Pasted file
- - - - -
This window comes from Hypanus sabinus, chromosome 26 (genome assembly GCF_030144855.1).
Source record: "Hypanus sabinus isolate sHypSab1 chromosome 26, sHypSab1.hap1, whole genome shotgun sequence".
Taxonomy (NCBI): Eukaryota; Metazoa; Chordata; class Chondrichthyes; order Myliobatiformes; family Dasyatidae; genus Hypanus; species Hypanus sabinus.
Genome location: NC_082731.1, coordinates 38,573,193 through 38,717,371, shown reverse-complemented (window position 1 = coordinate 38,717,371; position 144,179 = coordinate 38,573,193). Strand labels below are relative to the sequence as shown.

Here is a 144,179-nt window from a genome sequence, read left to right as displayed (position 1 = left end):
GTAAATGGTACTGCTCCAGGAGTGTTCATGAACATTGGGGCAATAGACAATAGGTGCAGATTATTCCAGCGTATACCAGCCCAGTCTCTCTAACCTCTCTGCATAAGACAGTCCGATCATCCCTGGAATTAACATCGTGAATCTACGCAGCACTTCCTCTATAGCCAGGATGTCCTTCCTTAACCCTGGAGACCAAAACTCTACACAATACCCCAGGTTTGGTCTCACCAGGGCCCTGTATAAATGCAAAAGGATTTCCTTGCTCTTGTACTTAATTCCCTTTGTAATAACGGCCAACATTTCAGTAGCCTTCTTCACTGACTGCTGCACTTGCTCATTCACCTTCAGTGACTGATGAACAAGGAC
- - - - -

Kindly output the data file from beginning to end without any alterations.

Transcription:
This window comes from Hypanus sabinus, chromosome 26 (genome assembly GCF_030144855.1).
Source record: "Hypanus sabinus isolate sHypSab1 chromosome 26, sHypSab1.hap1, whole genome shotgun sequence".
Taxonomy (NCBI): Eukaryota; Metazoa; Chordata; class Chondrichthyes; order Myliobatiformes; family Dasyatidae; genus Hypanus; species Hypanus sabinus.
Genome location: NC_082731.1, coordinates 38,573,193 through 38,717,371, shown reverse-complemented (window position 1 = coordinate 38,717,371; position 144,179 = coordinate 38,573,193). Strand labels below are relative to the sequence as shown.

Here is a 144,179-nt window from a genome sequence, read left to right as displayed (position 1 = left end):
GTAAATGGTACTGCTCCAGGAGTGTTCATGAACATTGGGGCAATAGACAATAGGTGCAGATTATTCCAGCGTATACCAGCCCAGTCTCTCTAACCTCTCTGCATAAGACAGTCCGATCATCCCTGGAATTAACATCGTGAATCTACGCAGCACTTCCTCTATAGCCAGGATGTCCTTCCTTAACCCTGGAGACCAAAACTCTACACAATACCCCAGGTTTGGTCTCACCAGGGCCCTGTATAAATGCAAAAGGATTTCCTTGCTCTTGTACTTAATTCCCTTTGTAATAACGGCCAACATTTCAGTAGCCTTCTTCACTGACTGCTGCACTTGCTCATTCACCTTCAGTGACTGATGAACAAGGAC